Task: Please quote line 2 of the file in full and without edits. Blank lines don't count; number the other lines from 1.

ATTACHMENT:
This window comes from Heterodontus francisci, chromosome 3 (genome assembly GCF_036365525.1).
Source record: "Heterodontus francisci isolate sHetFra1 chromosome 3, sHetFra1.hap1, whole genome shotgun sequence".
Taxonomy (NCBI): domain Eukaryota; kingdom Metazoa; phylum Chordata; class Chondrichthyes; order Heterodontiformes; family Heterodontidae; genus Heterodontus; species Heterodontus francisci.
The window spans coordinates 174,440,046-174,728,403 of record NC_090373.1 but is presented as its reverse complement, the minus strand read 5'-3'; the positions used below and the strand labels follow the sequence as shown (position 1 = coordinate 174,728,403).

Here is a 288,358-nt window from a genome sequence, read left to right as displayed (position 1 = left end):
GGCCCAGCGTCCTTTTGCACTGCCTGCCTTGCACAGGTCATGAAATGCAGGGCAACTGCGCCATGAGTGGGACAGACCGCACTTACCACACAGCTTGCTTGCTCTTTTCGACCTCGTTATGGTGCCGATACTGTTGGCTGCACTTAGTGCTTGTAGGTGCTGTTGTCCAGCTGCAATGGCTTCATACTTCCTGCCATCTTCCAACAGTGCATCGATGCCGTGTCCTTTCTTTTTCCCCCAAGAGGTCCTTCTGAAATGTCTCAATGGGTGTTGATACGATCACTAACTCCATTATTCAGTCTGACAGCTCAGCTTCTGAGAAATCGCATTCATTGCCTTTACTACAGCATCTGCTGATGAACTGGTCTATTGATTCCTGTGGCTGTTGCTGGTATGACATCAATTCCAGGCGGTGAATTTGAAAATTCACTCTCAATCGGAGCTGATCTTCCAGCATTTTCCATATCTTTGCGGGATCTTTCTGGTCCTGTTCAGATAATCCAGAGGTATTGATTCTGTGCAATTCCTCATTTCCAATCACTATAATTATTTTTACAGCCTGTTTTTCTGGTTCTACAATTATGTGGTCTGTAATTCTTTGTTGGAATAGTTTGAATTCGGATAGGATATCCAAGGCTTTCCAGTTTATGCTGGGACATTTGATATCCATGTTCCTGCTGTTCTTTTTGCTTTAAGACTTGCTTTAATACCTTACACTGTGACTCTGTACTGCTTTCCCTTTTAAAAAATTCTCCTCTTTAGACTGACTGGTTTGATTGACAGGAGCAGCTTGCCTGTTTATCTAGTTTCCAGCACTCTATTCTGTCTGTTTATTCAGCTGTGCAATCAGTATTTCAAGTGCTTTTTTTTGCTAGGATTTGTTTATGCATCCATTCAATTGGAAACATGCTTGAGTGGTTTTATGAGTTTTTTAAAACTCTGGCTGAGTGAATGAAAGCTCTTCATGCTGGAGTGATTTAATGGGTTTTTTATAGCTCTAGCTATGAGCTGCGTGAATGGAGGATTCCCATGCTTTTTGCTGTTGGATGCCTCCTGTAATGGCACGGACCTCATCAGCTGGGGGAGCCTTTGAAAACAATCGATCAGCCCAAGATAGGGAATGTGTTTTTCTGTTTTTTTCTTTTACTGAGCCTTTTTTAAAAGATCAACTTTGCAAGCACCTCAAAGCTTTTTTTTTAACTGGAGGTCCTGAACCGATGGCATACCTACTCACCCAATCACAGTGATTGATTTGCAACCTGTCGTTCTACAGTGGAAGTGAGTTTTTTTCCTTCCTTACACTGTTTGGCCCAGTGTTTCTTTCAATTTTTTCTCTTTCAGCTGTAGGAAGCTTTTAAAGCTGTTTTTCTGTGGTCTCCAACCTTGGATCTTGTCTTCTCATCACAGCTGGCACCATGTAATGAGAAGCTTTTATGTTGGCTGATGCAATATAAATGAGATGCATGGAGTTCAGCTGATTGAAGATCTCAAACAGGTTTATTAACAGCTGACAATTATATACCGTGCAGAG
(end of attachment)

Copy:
Source record: "Heterodontus francisci isolate sHetFra1 chromosome 3, sHetFra1.hap1, whole genome shotgun sequence".